When height:auto is converted to min-height:auto, it no longer overrides the height attribute and results in a variable width but fixed height image in mobile. That can look really bad!
Luckily, this has been fixed the height style is no longer converted to min-height, helping to make sure images will look good on mobile without extra workarounds.
Pseudo classes mostly aren’t supported
Pseudo classes include things like :hover and :checked. This means that Gmail isn’t going to have much support for interactive email in the near future. However, the good news is that most non-interactive email templates don’t make use of these classes. The one exception here is that :hover appears to be supported in Gmail webmail only. That will be a welcome addition for those devs who like to have pretty buttons!
Gmail removes all CSS in <style> block if it exceeds 8192 characters or if it contains errors or nested @ declarations.
If there is even a slight error in your CSS or the total CSS code in the <style> block exceeds 8192 characters, Gmail removes the entire block. So if you find that your embedded styles are not working make sure to check that its free of typos or that it is not too long.
Rémi Parmentier discovered that Gmail will strip the <style> block if it encounters an @ declaration within an @ declaration. This means Gmail will remove all your CSS in a style block if you have @font-face or @import within a media query (@media) block. If you need to nest @ declarations, put it within a separate <style> block so it won’t affect the rest of your styles in Gmail.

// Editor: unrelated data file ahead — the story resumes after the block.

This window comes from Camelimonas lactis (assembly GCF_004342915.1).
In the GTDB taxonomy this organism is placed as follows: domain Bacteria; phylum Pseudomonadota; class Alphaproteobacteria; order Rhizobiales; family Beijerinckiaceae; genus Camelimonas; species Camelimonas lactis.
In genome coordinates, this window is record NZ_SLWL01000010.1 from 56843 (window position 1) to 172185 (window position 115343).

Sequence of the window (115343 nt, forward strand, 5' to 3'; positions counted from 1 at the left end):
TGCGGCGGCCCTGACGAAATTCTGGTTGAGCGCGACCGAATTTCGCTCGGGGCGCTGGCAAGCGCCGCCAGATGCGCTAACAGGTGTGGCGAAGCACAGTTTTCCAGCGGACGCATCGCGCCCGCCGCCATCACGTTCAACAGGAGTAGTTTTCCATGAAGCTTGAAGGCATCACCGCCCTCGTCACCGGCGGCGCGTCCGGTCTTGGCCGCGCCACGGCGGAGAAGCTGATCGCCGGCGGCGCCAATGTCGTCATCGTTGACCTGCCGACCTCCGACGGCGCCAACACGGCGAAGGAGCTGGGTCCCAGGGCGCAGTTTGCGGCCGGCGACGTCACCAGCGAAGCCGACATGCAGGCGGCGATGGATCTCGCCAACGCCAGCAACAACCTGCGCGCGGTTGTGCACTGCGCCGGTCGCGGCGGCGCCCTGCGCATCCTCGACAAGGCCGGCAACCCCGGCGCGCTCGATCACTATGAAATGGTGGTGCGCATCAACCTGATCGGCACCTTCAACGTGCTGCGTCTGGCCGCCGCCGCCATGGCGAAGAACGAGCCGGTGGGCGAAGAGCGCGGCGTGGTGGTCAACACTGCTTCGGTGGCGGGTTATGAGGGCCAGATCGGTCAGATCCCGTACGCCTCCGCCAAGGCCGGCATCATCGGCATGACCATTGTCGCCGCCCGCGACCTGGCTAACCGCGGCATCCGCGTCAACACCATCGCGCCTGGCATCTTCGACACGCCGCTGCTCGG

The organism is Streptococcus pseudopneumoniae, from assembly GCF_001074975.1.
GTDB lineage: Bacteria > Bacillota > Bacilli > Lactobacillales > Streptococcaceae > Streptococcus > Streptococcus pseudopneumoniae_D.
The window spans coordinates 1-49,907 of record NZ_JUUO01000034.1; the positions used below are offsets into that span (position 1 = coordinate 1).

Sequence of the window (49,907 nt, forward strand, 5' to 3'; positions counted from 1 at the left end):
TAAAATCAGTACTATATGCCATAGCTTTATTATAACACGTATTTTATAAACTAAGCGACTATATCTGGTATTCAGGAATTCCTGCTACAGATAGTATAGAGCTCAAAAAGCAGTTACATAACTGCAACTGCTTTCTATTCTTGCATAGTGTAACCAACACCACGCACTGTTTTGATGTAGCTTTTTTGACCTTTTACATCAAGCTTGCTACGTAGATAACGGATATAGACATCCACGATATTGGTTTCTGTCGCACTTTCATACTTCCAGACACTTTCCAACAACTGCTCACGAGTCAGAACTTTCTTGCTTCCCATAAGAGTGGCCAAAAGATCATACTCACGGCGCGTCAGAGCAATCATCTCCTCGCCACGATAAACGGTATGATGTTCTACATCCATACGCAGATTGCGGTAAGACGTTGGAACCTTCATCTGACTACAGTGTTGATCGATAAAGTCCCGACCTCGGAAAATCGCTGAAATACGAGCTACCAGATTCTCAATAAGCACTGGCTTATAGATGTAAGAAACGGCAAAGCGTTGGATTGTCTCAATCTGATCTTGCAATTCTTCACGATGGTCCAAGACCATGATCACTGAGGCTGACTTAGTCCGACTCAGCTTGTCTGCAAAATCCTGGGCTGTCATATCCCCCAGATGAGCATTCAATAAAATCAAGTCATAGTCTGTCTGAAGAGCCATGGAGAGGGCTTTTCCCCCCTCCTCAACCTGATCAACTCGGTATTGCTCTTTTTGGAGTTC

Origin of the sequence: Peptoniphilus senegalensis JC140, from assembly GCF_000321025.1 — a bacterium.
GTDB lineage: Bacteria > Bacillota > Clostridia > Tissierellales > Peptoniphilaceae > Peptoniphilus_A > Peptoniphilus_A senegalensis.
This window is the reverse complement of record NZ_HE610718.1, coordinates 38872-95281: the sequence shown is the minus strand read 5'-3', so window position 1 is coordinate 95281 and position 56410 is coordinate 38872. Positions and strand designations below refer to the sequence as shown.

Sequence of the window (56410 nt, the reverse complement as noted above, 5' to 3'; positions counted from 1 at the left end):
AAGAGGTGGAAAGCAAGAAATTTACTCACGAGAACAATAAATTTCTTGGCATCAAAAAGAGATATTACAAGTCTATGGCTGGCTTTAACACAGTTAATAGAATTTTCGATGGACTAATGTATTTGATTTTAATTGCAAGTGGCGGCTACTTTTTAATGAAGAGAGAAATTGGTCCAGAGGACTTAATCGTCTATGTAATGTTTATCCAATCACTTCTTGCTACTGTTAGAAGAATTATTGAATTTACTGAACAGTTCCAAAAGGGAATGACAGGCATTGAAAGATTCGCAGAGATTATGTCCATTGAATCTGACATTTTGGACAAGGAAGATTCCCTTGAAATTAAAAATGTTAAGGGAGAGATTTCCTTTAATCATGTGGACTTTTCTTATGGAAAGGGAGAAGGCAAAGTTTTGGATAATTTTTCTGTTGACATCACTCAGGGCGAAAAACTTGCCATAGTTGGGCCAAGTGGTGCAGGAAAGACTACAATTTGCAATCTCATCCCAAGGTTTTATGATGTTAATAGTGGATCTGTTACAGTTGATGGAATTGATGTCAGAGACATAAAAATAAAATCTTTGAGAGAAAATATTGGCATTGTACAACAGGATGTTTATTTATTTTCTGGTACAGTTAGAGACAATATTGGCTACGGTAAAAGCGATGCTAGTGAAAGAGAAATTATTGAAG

Image blocking breaks class and ID styles
This one is a big problem, but will probably be resolved soon. If a user has image blocking enabled (not the default option), when they download images it will break all class and ID-based styles in the email. This is because of the Gmail prefix being applied to all classes and IDs inline, but not in the embedded styles. When the switch to display images is hit, the classes and IDs inline will no longer match the classes and IDs in embedded styles. Because image blocking is not the default option for Gmail users, hopefully this won’t affect too many people. The solution? Keep inlining for now. Thanks to Mark Robbins for pointing this out.
You can write CSS that targets Gmail
It’s all happening
Gmail is listening to the email community and making huge improvements. This, combined with the recent Microsoft announcement, shows that big things are in store for email!
I really respect the fact that Gmail got in there and started making improvements so quickly, and I look forward to seeing the changes that Microsoft will bring about with their new feedback feature. 2017 could be a huge year for email, if this is any indication.
All hail the return of responsive!
The debate around “Is Fluid Hybrid dead?” is raging amongst email devs even as we speak. My take on this is that (if you’re not worried about GANGA accounts) you can safely switch back to responsive design and abandon hybrid fluid now that Gmail has made this change. While it might look better on a few regional clients, it’s just as likely to look bad on some! Responsive code is a lot cleaner and lighter than fluid hybrid, so I’m excited to do away with conditional tables. Hopefully GANGA accounts will get these updates soon, and then we’ll really be free to go responsive.
What are your thoughts on the Gmail update? Is fluid hybrid dead? Let us know in the comments below!